Interview Of The Week

Interview Of The Week: Sarah Theinert, UVC Partners

Sarah Theinert is Director Partnerships & Value Creation at UVC Partners, a venture capital firm which connects startups to a network of 150+ corporates through its close partnership with Munich-based UnternehmerTUM (UTUM), a leading European innovation center. Theinert has a dual role: she is responsible for managing the relationships with corporate partners who want to explore opportunities to work with UVC Partners’ portfolio companies but also for supporting the portfolio of startups as an expert in go-to-market strategies, marketing, and sales. Prior to joining UVC Partners in 2022, she was Senior Manager in the Platforms and Acquisitions team at Allianz X, the digital investment unit of German multinational financial services Allianz Group, investing in SaaS ventures as well as actively working with portfolio companies. Theinert started her career at South African conglomerate Naspers after writing a thesis on venture capital and capital markets and receiving her Ph.D. from the Technical University Munich. She recently spoke to The Innovator about how to work with startups and adopt a company-wide innovation culture.

Q: What makes UVC Partners different from other VC funds?

ST: We are part of the UnternehmerTUM ecosystem, which has created Europe’s biggest open B2B startup platform with corporate partners like Allianz, Bosch, BMW, Daimler, Facebook, Google, Intel, SAP, and Siemens. As part of that ecosysten, UVC Partners  has over €300 million under management and connects corporates with cutting edge startups. Our fund provides the unique access to startups, the university provides tech talent, and UnternehmerTUM provides consulting services and serves as a place for large corporates and family-owned businesses to network with young companies and investors, enable people to work with startups, launch proof of concept trials and prototype new products. The UnternehmerTUM platform provides many different types of benefits. For example, one of our UVC Partners most recent investments, kooky, provides a digital end-to-end reusable packaging system with its own infrastructure, with the aim of reducing the environmental impact of single- use packaging. Their business model is to provide reusable coffee cups to businesses which pay-per-cup. Kooky provides a dense network of drop-off boxes and takes care of the pick-up and cleaning process. Its initial product is a reusable coffee cup system, and they plan to expand into food packaging in the next step.  kooky now counts global pharmaceutical company Roche and Swiss railway SBB as their clients.  Kooky will soon pilot with a corporate partner of UnternehmerTUM in Germany, helping the company to meet their ESG and sustainability goals.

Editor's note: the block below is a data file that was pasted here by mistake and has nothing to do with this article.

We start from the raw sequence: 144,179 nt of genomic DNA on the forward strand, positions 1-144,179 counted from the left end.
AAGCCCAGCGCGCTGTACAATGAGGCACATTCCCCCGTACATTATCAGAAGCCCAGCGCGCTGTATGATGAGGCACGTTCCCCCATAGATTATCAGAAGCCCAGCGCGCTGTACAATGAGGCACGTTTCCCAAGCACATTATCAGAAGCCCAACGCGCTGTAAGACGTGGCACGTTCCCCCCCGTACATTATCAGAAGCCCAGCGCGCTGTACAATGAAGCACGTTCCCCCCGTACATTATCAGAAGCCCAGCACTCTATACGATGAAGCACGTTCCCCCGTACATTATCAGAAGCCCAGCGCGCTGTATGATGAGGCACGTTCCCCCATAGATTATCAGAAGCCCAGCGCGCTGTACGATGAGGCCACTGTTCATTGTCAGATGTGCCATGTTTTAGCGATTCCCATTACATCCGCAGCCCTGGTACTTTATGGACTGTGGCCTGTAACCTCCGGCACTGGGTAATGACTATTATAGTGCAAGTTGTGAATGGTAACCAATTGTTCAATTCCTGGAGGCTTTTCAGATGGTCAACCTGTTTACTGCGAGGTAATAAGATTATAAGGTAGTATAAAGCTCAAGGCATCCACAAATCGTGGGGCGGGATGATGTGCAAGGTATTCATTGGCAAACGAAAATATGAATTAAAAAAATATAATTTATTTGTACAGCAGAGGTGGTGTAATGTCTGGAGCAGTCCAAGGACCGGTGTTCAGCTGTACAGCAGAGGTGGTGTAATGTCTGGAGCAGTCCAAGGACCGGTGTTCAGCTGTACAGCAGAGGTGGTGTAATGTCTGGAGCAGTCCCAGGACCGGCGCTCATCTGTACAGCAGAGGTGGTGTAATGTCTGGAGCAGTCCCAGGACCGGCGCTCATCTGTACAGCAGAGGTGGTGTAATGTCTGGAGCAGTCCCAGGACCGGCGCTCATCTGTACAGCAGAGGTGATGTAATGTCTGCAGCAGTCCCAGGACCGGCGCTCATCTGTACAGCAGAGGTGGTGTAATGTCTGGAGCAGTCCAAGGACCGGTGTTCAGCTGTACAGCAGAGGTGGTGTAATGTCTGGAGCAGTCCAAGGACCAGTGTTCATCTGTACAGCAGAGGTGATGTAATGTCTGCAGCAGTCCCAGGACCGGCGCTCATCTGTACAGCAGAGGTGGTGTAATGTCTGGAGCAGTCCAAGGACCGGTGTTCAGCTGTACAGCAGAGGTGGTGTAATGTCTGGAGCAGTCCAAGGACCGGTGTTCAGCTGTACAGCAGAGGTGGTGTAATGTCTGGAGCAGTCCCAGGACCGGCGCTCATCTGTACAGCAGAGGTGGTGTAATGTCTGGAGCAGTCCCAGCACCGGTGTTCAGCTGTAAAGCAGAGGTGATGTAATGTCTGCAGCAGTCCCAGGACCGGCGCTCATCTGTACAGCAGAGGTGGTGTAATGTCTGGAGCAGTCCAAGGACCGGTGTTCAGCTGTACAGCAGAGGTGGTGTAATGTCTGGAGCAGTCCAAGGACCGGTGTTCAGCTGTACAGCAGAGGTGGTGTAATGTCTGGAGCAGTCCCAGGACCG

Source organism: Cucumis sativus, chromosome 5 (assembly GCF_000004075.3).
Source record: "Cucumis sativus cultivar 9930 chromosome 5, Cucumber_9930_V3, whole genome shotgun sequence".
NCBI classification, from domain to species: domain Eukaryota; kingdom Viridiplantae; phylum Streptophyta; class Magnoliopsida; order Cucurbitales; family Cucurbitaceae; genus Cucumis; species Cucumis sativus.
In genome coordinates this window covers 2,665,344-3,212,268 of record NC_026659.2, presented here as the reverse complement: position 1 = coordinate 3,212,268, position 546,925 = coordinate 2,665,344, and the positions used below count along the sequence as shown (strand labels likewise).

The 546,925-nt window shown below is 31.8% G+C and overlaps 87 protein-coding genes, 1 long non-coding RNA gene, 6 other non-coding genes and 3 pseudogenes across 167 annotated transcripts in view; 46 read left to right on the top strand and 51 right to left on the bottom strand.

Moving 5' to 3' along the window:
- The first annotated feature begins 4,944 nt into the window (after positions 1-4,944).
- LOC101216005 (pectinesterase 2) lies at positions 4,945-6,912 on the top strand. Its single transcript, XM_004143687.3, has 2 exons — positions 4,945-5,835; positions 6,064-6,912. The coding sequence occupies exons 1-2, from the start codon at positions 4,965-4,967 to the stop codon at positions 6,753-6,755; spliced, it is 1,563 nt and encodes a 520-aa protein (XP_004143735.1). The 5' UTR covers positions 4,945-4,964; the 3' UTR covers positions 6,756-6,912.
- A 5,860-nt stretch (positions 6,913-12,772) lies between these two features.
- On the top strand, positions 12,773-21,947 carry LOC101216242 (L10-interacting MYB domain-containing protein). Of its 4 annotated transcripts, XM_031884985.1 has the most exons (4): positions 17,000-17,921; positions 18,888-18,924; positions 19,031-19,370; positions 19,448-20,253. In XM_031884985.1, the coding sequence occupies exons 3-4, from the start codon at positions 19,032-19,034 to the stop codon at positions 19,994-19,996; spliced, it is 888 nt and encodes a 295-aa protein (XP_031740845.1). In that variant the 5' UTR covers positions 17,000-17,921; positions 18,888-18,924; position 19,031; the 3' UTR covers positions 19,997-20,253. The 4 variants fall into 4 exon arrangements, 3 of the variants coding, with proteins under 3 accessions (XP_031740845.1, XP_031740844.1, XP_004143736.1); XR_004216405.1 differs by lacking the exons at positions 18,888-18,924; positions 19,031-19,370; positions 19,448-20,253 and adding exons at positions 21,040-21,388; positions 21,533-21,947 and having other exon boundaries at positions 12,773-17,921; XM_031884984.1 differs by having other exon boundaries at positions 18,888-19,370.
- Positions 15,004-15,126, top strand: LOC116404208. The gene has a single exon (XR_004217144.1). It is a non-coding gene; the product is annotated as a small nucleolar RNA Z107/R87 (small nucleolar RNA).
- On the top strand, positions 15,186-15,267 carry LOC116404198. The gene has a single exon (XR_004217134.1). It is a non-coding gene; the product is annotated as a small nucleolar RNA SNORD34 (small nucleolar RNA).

Another example is our portfolio company Fruitcore Robotics, which has also benefited from the network effect of our platform  Fruitcore produces industrial robots for SMEs with high performance and attractive price performance. The robots feature a user interface that does not require prior knowledge to use them. Once we invested, we facilitated introductions to corporates: One of the companies, Conrad Electronic, included Fruitcore Robotics in their B2B company product catalog, which improved market access for Fruitcore. This is where the magic kicks in; UVC Partners is not about one-on-one interactions, we are part of a platform and everyone, including the corporates that work with UnternehmerTUM, benefit.

Q: This all sounds great, but many startup-corporate collaborations fail. Why is this the case and how can this be fixed?